If you want to explore Julia’s kitchen (which was donated to the Smithsonian), check out this great site:  http://americanhistory.si.edu/juliachild/

If you want to dig deeper into the life of Julia Child, explore the Schlesinger Library’s special online exhibit in honor of her centennial.  (The Schlesinger has her papers!)  Radcliffe is also hosting a one-day symposium on Julia on September 21. It looks fantastic!

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This July, Cambridge, Mass., residents and visitors will be given a rare opportunity—the chance to see inside nine different archives. The third annual Open Archives Tour will feature tours of private, City, and Harvard University archives on three separate days. This year, the event’s theme is Cambridge in the 1860s, and each archive will delve into its collections to display related materials, including rarely seen photographs and new research.

“This is a unique opportunity to see some of the rare items from our collections, see the spaces where our archivists process this material, and talk to the professionals who have a deep and passionate understanding of this history,” said Gavin W. Kleespies of the Cambridge Historical Society. Alyssa Pacy of the Cambridge Room at the Public Library added, “Cambridge is a really unusual city in terms of the number of organizations that are collecting and holding archival material, and this is an amazing chance to peek behind the scenes in nine of these institutions.”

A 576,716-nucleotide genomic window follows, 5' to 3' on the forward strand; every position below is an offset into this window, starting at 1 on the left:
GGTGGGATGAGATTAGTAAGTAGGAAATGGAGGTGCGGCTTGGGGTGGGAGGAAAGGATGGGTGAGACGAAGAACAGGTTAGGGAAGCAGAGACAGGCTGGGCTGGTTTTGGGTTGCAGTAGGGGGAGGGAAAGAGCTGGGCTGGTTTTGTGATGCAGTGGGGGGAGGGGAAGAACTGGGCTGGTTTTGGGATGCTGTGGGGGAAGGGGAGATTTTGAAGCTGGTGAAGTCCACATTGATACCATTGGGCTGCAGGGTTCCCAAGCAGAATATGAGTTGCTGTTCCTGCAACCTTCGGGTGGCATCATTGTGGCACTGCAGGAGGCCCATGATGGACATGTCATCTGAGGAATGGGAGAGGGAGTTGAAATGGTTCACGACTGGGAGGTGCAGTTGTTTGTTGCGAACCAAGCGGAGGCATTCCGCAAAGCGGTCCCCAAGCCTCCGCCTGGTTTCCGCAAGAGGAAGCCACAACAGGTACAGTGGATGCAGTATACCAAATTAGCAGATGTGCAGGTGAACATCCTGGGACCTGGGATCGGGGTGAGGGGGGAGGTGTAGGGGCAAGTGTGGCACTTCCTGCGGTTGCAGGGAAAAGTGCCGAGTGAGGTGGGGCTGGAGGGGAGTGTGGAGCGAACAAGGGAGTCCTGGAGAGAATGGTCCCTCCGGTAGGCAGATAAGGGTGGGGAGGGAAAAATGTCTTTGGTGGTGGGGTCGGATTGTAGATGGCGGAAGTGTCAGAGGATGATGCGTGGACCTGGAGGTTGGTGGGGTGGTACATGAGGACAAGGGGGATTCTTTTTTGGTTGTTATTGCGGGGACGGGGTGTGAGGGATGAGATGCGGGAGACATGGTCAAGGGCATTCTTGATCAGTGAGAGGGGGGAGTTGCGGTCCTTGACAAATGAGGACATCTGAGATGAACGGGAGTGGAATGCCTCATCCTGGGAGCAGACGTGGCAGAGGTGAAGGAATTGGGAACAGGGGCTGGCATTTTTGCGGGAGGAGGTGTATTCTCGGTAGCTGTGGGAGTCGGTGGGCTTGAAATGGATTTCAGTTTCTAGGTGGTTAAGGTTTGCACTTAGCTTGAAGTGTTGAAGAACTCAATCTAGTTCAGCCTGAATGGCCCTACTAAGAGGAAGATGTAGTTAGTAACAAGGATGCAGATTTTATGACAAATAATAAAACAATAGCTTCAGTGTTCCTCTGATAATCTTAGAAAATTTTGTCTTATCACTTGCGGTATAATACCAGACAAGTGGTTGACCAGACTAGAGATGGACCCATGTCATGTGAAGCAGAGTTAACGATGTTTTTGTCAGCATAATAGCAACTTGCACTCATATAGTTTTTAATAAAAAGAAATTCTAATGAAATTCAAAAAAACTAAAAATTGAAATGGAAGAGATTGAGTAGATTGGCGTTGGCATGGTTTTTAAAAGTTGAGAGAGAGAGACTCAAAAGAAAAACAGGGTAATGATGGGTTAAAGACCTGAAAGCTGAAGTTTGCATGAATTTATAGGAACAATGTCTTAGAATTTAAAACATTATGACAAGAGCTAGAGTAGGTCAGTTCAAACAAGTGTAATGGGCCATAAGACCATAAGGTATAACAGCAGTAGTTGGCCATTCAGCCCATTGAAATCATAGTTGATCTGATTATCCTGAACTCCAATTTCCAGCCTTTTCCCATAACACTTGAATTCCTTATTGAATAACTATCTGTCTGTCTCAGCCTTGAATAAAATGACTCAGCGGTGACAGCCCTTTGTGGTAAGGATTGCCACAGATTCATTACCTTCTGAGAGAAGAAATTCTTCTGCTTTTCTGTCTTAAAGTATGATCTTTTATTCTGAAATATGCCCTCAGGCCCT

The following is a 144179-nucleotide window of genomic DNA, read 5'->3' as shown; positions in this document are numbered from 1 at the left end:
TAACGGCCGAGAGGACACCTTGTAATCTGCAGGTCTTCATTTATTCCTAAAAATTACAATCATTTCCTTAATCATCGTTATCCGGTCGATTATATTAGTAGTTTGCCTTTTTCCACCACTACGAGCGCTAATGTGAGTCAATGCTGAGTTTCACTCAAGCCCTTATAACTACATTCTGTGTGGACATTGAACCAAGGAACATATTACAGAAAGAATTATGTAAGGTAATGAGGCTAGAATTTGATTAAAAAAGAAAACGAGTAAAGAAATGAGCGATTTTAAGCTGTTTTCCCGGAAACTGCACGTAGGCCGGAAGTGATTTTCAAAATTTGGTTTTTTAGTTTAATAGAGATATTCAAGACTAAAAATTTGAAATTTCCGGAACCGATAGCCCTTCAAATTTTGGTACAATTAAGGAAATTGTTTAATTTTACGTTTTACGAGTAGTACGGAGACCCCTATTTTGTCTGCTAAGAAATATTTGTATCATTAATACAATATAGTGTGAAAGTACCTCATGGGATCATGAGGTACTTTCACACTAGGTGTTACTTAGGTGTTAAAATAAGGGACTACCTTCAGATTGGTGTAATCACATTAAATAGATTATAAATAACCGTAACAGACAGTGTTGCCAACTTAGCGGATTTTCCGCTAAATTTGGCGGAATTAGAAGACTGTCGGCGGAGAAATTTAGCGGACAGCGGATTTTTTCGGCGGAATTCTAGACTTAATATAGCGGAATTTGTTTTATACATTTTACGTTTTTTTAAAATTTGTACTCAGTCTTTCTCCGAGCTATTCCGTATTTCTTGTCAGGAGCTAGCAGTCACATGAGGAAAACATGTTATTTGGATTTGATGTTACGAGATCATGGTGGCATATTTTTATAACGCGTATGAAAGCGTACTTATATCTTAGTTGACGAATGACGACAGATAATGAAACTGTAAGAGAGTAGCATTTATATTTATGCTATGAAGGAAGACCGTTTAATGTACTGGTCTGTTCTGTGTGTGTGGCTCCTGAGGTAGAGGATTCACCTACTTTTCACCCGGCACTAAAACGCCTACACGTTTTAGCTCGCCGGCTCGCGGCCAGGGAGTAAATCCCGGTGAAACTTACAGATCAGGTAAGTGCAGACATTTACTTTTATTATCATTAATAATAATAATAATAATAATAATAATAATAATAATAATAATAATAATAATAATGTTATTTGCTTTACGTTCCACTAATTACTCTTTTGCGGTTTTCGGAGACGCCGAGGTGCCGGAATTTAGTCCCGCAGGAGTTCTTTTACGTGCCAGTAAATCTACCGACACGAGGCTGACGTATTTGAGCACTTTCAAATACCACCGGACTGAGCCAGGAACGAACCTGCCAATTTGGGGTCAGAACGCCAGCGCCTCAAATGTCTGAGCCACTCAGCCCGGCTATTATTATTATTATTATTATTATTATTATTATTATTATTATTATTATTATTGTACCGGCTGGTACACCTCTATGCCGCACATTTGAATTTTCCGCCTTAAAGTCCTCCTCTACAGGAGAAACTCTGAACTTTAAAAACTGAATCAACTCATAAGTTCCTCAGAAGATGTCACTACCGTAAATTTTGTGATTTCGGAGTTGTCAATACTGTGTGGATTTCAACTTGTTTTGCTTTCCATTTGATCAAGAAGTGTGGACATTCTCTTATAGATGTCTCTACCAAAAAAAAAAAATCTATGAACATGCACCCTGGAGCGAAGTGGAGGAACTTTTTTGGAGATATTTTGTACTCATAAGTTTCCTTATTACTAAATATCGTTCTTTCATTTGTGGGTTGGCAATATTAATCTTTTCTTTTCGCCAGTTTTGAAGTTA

The following institutions will participate:

Cambridge City Clerk’s Office
Cambridge Historical Commission
Cambridge Historical Society
Cambridge Public Library
Harvard University Archives
Houghton Library, Harvard University
Longfellow House – Washington’s Headquarters
Mount Auburn Cemetery
Schlesinger Library, Harvard University

For additional information, please visit www.cambridgearchives.org

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Charlotte Perkins Gilman, 1860-1935.